In what feels like another life, I was a Marketing major earning my Master's degree in Business.  I haven't worked in the corporate world in a long time, but my marketing background has been useful in terms of promoting my books.  Most authors don't really like's awkward and difficult.  I think we all wish our books would just go viral and promote themselves...but that only happens for a select few.  The rest of us have to work to make our books visible in a flooded market, even when we have publishers helping us with the process.  And visibility is key, because how could a reader who might enjoy a certain book even find it if they've never heard of it?

No one wants to see a flurry of posts on social media that just say "Buy My Book".  I always try to think outside the box to come up with better ways to connect with readers.  Here are a few of the marketing efforts and ideas I've been involved in or working on the last few months.

-Setting up a table at a Psychic Fair.  Obviously this is not a good fit for every genre, but I write ghost stories mixed with romance, and in one of my books, GULL HARBOR, the heroine actually *is* a psychic medium.  So this event dovetails nicely with the subject of my novels.  A psychic fair generally raises funds for a cause by allowing visitors to make 20 minute appointments with various psychic and readers for a less expensive cost.  So there is traffic all day, and the people coming are interested in the subjects in my novels.  As people wait for their appointments, they shop at the vendor tables, and not only did I sign and sell paperbacks, I handed out dozens of postcards with e-book information.  Throughout the day, I chatted with several new acquaintances and networked with the other vendors there.

These are easy to make at MyCustomCase!
-A new custom phone case.  Most people carry their phones everywhere these days.  My phone case is a fun collage of my four book covers, and it starts a lot of conversations.  If someone asks what the pictures are, I can tell them a little about what I write, and often people are excited to get more information about my novels.

-Teaming up with other authors for group promo.  Last summer, the editor-in-chief of my publishing house spoke at the Cape Cod Writer's Conference, and a casual lunch was scheduled during her visit for authors who write for The Wild Rose Press to get together in person.  Some authors traveled from quite far away, but three of us lived within a half hour of a central location and write in many of the same genres. Between the three of us, we have 14 books in the various genres of romance, suspense, romantic thrillers, paranormal romance, young adult, and women's fiction.  So recently we've been working on setting up events together, since several authors together often draw a bigger audience than one alone.  One event we're going to do is scheduled for the Halloween season, where we'll speak on the spooky elements of our paranormal books.

An author panel on publishing at a local
library a few years ago...a great event attended
by both writers and readers!  Hoping to set more up.

These are a few ideas to help think outside the box when it comes to marketing efforts!  More to come in a future post, and please chime in if you have your own tips.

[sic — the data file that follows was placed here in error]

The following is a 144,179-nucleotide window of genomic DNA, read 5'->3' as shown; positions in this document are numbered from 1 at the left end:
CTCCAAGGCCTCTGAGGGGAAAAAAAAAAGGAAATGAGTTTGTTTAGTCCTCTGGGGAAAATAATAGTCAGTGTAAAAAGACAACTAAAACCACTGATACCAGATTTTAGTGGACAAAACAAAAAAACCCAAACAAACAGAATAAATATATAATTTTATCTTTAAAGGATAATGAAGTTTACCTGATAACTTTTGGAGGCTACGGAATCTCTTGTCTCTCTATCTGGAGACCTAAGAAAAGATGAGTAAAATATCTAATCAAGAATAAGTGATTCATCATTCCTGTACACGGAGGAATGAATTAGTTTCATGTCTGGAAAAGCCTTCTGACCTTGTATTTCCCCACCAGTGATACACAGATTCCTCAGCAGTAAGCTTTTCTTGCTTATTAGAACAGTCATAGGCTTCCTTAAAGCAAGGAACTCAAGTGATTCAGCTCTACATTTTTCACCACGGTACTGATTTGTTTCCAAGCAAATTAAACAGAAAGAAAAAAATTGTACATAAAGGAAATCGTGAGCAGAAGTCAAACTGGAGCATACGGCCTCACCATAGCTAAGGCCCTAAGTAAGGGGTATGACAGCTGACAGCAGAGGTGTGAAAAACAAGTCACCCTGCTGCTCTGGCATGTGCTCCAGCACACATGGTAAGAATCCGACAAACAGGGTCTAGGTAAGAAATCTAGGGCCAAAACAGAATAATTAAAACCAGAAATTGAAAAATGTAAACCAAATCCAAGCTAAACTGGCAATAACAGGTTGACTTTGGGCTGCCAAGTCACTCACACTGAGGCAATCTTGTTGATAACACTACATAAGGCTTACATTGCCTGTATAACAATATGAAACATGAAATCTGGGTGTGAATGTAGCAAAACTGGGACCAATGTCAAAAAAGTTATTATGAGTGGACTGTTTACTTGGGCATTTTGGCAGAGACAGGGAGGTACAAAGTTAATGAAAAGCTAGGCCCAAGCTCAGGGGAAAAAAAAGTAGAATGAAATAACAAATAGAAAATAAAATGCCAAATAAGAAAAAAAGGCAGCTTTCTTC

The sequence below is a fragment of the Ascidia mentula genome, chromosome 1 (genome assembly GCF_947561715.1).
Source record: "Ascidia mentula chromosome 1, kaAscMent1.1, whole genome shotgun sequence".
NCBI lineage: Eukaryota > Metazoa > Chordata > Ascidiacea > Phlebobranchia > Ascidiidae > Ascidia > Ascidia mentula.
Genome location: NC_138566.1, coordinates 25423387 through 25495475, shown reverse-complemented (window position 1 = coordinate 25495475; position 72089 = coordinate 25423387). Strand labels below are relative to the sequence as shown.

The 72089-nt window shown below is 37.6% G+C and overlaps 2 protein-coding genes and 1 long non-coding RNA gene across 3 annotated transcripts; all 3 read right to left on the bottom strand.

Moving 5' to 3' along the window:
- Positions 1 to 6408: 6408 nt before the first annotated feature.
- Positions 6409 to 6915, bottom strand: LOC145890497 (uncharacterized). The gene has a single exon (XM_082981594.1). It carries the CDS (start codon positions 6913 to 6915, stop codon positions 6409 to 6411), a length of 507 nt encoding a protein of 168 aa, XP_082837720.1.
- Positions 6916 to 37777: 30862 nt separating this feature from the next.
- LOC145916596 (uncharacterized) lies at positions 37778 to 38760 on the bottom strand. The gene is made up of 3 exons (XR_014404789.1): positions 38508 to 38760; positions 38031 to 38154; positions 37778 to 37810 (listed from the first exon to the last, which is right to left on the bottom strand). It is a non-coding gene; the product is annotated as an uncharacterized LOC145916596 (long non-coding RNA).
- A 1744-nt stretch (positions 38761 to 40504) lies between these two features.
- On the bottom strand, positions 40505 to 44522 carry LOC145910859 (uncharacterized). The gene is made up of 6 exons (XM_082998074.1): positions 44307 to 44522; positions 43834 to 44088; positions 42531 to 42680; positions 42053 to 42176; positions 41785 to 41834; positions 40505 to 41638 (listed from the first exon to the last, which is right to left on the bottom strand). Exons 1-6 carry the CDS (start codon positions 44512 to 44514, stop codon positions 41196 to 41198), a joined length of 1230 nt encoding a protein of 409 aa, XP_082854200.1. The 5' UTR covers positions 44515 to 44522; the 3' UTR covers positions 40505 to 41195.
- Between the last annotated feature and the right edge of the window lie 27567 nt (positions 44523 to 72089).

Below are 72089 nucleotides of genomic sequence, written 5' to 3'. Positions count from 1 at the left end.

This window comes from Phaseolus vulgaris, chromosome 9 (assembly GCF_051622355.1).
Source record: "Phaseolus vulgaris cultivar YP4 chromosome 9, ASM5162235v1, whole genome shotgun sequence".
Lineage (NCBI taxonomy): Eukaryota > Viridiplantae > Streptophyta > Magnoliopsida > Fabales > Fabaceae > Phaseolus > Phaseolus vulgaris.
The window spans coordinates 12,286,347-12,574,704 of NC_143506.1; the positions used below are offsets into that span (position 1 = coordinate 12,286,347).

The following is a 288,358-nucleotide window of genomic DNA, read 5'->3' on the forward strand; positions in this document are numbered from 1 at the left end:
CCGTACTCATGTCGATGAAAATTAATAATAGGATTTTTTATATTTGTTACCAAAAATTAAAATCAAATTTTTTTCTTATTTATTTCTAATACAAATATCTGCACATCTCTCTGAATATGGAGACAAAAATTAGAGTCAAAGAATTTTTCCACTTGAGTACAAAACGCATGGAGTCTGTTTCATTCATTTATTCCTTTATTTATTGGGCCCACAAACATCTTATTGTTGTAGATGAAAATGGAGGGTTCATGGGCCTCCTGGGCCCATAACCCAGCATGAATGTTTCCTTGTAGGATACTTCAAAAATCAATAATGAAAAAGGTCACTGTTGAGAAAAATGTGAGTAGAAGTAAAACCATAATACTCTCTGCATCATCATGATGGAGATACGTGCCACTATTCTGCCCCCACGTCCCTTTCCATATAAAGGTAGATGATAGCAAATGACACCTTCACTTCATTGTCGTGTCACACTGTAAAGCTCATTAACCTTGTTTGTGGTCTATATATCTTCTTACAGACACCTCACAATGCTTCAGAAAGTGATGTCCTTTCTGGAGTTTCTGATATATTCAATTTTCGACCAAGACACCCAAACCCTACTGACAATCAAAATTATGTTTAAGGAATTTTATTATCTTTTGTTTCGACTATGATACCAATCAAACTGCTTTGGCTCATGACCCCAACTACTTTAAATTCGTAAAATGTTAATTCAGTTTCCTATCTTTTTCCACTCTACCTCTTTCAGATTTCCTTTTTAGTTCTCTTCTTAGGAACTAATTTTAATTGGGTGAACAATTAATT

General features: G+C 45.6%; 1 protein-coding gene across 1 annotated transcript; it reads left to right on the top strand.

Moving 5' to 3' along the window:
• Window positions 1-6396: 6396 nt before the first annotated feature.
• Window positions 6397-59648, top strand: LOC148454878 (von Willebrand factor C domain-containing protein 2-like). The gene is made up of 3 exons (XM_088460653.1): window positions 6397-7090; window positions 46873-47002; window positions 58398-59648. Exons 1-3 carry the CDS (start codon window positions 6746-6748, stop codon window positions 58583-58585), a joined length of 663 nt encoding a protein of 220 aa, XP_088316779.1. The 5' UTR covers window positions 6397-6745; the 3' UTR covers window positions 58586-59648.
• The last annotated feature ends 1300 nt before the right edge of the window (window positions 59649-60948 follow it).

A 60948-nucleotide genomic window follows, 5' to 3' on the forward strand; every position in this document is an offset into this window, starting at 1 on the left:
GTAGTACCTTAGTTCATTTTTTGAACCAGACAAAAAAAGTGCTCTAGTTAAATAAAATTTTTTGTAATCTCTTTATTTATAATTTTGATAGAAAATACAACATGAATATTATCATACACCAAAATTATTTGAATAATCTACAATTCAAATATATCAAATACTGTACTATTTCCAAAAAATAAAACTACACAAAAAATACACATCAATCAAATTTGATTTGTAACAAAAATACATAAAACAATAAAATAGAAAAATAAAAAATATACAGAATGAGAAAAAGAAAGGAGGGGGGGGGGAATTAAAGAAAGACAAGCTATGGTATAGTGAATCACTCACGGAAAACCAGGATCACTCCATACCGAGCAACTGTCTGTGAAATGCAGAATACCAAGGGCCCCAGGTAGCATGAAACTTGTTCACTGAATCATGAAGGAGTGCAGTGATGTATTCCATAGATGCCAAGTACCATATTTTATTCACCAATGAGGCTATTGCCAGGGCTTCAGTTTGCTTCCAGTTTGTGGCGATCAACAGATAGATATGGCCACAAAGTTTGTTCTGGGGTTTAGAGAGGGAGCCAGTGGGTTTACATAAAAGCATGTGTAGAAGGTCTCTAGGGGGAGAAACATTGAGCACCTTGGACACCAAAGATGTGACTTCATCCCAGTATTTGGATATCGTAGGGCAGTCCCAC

Monday, April 4, 2016

Saying Goodbye to the Swingset #momlife #parenting

Last March, Cape Cod was literally buried under mounds of snow...about 80 inches total after several back-to-back blizzards.  This year, we had very little snow and a sudden warm snap that had everyone outside in shorts doing yard work.  And as we marked out the space for the fire pit we're going to build, my heart ached for what had occupied the space until last fall--the swingset.

The old swingset! Also our crazy
lab mix Mickey and my sister.
When I was growing up, a rusty metal swingset adorned our backyard, complete with poles that nearly came out of the ground when we pumped the swings with enough force. It was about as safe as it sounds--I broke my ankle playing on it, and my sister somehow ended up needing stitches in her face after an unfortunate spill on the slide.  Thankfully, we survived our childhood, and memories of that rickety contraption still come up at family events.

I snapped one last pic before
we began taking it apart...
The wooden swingset we were able to purchase for our boys was much sturdier, and the covered tower served as a treehouse and a base for countless games. The rope ladder gave them something better than my furniture to climb, and the swings changed from infant bucket seats to the real thing over the years.

But as the kids grew, it eventually became mostly the domain of our cats, who would lounge under the shade of the wooden roof in the summer or perch on the top beams to view their kingdom.  When my sister came to visit, her younger kids would enjoy playing on it, but for the most part, it went unused.  And that made me sad, both for the time that had passed and the fact that it still had plenty of life left in it for other children.

My teenage boys weren't thrilled about having something so "babyish" in the yard, either...when the soccer teams come over for Pasta Night, they need room to scrimmage each other (we even built a soccer goal - see this post for how-to).  And then we kept hearing about how the other kids had fire pits in their yards, for roasting marshmallows to make s'mores after dinner.

So it was time to say goodbye to the dependable old swingset.  I offered it up on FreeCycle, and a family with young children responded to the post.  They were delighted to have it, and I'm glad it's getting more use.  But the empty spot in the yard still creates a corresponding little hole in my heart. Time continues to march on, however, and I'm looking forward to creating new memories with friends and family around a crackling fire on warm summer nights.

The spot where the swingset used to reside...I miss it.